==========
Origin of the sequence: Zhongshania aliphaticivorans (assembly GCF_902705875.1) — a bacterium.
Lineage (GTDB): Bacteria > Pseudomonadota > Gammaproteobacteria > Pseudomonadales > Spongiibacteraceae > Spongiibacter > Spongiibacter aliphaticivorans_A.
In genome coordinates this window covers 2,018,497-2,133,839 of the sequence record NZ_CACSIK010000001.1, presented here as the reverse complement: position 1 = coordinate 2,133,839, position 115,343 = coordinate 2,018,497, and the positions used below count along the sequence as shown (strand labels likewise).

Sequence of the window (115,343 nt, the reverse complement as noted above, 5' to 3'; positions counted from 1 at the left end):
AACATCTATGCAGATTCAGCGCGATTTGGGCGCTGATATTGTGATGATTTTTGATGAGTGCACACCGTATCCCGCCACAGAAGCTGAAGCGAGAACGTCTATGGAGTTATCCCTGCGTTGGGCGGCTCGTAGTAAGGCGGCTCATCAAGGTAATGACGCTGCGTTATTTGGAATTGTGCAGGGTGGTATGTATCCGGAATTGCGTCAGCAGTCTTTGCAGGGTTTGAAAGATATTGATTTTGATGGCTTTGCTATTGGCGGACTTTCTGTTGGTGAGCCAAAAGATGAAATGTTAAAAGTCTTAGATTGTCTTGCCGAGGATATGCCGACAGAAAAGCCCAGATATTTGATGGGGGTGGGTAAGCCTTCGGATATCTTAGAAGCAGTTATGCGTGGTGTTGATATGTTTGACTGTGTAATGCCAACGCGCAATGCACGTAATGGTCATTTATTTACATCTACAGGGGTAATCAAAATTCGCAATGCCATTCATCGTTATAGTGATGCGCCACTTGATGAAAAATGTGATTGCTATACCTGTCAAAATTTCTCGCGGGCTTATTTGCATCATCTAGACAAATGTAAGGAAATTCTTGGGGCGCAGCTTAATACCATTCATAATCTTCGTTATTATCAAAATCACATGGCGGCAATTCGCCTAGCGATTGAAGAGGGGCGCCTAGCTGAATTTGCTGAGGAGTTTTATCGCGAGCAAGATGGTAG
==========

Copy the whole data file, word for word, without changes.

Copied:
Origin of the sequence: Zhongshania aliphaticivorans (assembly GCF_902705875.1) — a bacterium.
Lineage (GTDB): Bacteria > Pseudomonadota > Gammaproteobacteria > Pseudomonadales > Spongiibacteraceae > Spongiibacter > Spongiibacter aliphaticivorans_A.
In genome coordinates this window covers 2,018,497-2,133,839 of the sequence record NZ_CACSIK010000001.1, presented here as the reverse complement: position 1 = coordinate 2,133,839, position 115,343 = coordinate 2,018,497, and the positions used below count along the sequence as shown (strand labels likewise).

Sequence of the window (115,343 nt, the reverse complement as noted above, 5' to 3'; positions counted from 1 at the left end):
AACATCTATGCAGATTCAGCGCGATTTGGGCGCTGATATTGTGATGATTTTTGATGAGTGCACACCGTATCCCGCCACAGAAGCTGAAGCGAGAACGTCTATGGAGTTATCCCTGCGTTGGGCGGCTCGTAGTAAGGCGGCTCATCAAGGTAATGACGCTGCGTTATTTGGAATTGTGCAGGGTGGTATGTATCCGGAATTGCGTCAGCAGTCTTTGCAGGGTTTGAAAGATATTGATTTTGATGGCTTTGCTATTGGCGGACTTTCTGTTGGTGAGCCAAAAGATGAAATGTTAAAAGTCTTAGATTGTCTTGCCGAGGATATGCCGACAGAAAAGCCCAGATATTTGATGGGGGTGGGTAAGCCTTCGGATATCTTAGAAGCAGTTATGCGTGGTGTTGATATGTTTGACTGTGTAATGCCAACGCGCAATGCACGTAATGGTCATTTATTTACATCTACAGGGGTAATCAAAATTCGCAATGCCATTCATCGTTATAGTGATGCGCCACTTGATGAAAAATGTGATTGCTATACCTGTCAAAATTTCTCGCGGGCTTATTTGCATCATCTAGACAAATGTAAGGAAATTCTTGGGGCGCAGCTTAATACCATTCATAATCTTCGTTATTATCAAAATCACATGGCGGCAATTCGCCTAGCGATTGAAGAGGGGCGCCTAGCTGAATTTGCTGAGGAGTTTTATCGCGAGCAAGATGGTAG